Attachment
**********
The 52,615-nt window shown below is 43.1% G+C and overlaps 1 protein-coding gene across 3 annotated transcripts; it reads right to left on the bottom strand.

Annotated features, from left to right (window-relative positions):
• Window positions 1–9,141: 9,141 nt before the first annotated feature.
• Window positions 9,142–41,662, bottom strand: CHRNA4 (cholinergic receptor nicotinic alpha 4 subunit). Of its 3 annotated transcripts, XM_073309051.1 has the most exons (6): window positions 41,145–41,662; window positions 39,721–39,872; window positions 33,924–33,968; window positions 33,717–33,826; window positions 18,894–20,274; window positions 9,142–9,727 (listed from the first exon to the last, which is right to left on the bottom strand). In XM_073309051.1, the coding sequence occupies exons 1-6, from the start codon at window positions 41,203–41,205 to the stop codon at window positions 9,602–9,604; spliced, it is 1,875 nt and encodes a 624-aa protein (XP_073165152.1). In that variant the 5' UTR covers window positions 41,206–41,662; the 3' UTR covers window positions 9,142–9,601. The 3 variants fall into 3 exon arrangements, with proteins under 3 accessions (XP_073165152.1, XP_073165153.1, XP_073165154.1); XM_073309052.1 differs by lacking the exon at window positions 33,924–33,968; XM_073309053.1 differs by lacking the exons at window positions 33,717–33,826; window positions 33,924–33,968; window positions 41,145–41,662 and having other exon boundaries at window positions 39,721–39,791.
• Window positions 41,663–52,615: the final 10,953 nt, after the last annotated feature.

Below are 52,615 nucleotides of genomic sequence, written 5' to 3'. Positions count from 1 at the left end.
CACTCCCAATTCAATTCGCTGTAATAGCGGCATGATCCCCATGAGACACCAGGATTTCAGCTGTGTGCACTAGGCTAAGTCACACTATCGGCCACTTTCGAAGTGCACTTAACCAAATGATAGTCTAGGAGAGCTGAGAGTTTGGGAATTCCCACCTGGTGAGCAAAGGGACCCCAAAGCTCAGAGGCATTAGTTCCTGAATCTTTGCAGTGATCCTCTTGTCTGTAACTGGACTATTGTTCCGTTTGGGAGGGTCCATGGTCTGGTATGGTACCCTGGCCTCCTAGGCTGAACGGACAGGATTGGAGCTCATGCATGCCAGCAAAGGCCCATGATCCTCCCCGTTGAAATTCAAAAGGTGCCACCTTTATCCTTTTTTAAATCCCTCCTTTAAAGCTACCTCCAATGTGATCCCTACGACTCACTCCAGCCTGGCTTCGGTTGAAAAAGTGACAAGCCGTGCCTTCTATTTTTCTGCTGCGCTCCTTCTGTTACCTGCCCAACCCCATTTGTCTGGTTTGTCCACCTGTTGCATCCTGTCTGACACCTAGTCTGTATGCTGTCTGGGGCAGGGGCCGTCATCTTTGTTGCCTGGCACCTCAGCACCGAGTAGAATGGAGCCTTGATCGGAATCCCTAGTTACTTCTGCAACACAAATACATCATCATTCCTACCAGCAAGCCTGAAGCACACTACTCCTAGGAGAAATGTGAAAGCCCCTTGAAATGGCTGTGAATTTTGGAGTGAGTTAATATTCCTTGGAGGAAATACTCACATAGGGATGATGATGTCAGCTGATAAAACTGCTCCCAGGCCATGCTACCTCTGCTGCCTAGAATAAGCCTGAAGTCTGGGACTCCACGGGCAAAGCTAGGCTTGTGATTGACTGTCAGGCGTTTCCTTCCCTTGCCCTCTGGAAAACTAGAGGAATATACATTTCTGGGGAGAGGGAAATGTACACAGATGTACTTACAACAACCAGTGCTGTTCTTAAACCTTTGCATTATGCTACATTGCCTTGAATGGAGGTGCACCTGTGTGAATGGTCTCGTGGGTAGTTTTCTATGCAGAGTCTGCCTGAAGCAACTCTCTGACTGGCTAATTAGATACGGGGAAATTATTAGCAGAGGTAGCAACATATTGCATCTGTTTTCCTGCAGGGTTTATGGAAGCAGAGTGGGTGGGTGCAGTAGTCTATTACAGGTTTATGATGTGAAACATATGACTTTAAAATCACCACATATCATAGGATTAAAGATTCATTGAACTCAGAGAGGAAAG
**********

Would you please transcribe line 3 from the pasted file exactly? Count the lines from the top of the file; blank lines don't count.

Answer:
• Window positions 1–9,141: 9,141 nt before the first annotated feature.